Russia’s resort to artillery and missile fire is unsurprising. Indirect fire—hitting a target which is not in your line of sight—has been an integral part of warfare for centuries. But in the 1990s and 2000s, many Western armies began substituting precision-guided munitions for traditional artillery. Russia hung on to its guns. “Artillery has long held pride of place in the Tsarist and Soviet ground forces and [that continues] today,” wrote Lester Grau and Charles Bartles, experts on Russian military power, in a paper in 2018. Russia has almost 5,000 artillery weapons, ranging from field artillery that needs to be towed, self-propelled howitzers like the Msta, multiple-launch rocket systems (mlrs) like the Grad, Uragan and Smerch, and longer-range missiles like the Iskander, which can travel up to 500km.
More importantly, the ratio of artillery to other units in its combat formations is unusually high. An American brigade combat team, of around 4,000 soldiers, would have one battalion of artillery. An equivalent Russian brigade would have two battalions of self-propelled artillery, one of rocket artillery and one of anti-tank artillery (missiles are controlled by higher formations). The idea, as one us Army study of Russian forces puts it, is to produce “mass fires”—a term of art that refers, essentially, to bombardment—“to destroy hectares of enemy-occupied territory”, with the aim of stunning and softening up defenders.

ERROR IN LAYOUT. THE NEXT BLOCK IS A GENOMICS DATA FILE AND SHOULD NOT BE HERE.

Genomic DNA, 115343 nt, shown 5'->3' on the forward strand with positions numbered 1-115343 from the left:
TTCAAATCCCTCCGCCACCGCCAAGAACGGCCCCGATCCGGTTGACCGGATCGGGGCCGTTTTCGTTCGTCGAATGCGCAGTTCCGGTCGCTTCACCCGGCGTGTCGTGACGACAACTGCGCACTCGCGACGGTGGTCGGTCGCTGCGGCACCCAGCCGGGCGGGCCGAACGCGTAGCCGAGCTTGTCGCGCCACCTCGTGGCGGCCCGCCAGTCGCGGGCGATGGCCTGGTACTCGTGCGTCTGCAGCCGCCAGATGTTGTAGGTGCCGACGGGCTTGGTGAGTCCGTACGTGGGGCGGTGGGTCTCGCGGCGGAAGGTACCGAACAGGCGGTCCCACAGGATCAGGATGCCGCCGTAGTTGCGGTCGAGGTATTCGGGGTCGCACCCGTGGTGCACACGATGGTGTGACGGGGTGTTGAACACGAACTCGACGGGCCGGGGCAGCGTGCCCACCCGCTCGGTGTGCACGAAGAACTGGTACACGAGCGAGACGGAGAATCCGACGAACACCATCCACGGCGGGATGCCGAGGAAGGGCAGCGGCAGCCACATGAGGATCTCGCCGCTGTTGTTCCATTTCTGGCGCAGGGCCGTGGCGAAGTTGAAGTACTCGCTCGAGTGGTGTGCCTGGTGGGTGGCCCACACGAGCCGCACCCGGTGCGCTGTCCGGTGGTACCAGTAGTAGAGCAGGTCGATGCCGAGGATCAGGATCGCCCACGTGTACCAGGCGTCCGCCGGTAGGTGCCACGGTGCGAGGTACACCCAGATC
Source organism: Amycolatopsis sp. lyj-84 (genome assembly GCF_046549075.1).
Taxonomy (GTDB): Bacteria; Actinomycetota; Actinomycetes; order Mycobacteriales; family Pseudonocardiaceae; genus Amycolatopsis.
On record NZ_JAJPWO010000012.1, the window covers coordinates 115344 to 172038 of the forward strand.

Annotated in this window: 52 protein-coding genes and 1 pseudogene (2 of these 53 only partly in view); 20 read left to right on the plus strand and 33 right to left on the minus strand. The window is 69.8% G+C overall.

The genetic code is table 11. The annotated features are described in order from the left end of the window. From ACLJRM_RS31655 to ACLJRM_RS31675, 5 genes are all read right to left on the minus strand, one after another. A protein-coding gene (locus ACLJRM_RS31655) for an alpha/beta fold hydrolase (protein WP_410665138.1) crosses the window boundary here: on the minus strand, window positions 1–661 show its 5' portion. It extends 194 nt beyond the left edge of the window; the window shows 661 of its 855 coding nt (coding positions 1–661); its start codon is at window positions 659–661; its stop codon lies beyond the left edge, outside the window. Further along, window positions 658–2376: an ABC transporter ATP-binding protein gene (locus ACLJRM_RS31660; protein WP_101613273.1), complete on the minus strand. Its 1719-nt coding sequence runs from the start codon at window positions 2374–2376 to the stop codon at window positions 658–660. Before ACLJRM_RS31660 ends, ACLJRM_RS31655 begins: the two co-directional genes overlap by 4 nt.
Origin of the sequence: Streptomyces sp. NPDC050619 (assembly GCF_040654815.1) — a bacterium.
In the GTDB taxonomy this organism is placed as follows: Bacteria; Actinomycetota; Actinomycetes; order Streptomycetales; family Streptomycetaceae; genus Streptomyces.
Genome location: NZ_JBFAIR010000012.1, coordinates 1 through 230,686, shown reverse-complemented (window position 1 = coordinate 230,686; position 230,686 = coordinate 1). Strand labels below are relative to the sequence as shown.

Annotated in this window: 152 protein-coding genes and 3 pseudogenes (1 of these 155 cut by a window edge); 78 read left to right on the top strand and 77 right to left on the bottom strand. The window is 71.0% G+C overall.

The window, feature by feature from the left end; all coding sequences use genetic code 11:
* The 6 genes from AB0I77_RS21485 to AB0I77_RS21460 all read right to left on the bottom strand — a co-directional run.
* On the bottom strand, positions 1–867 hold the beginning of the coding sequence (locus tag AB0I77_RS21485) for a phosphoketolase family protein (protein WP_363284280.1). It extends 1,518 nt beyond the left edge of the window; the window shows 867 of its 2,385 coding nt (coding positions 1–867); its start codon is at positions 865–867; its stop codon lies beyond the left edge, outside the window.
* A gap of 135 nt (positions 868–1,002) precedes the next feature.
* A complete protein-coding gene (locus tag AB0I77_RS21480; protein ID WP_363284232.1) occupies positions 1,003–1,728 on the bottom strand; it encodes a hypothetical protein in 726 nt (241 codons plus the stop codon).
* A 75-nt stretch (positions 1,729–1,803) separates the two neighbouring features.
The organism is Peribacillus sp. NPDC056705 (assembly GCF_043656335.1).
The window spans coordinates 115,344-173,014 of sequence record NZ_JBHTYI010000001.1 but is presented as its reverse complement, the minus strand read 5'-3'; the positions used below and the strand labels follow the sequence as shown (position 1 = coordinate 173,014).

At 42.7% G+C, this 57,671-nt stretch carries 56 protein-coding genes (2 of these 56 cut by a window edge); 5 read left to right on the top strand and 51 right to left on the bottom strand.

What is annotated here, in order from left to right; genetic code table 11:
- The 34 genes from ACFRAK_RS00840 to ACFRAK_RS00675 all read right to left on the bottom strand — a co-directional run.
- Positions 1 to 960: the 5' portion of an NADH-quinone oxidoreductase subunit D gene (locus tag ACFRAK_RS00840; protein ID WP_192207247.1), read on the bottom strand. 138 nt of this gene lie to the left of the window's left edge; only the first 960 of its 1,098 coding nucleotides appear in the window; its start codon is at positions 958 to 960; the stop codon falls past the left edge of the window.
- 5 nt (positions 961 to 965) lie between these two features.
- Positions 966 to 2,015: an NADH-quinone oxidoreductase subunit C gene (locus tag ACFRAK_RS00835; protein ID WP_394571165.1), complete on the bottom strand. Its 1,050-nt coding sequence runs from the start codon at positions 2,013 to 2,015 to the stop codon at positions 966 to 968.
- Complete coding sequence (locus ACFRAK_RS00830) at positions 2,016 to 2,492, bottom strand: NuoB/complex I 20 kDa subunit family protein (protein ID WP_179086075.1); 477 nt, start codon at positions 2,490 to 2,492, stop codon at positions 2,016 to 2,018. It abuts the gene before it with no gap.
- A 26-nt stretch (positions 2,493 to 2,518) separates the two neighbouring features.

Destroying hectares of open territory—“deleting” a grid square, as the morbid military slang goes—can be useful if the territory in question is a field full of enemy troops and not much else. Wiping out hectares of a city is another matter. Russia’s first assault on Grozny destroyed much of the city and killed 20,000 civilians. Its second attempt, launched by Vladimir Putin in 1999, caused fewer casualties—Russia had told civilians to leave–but the aftermath was described by un monitors as “a devastated…wasteland”. As one young Russian officer told a reporter at the time: “What rules? What Geneva Conventions?…I didn’t sign them, none of my friends signed them.”
With war at its doors, Europe discovers a capacity for action (Charlemagne, March 5, 2022)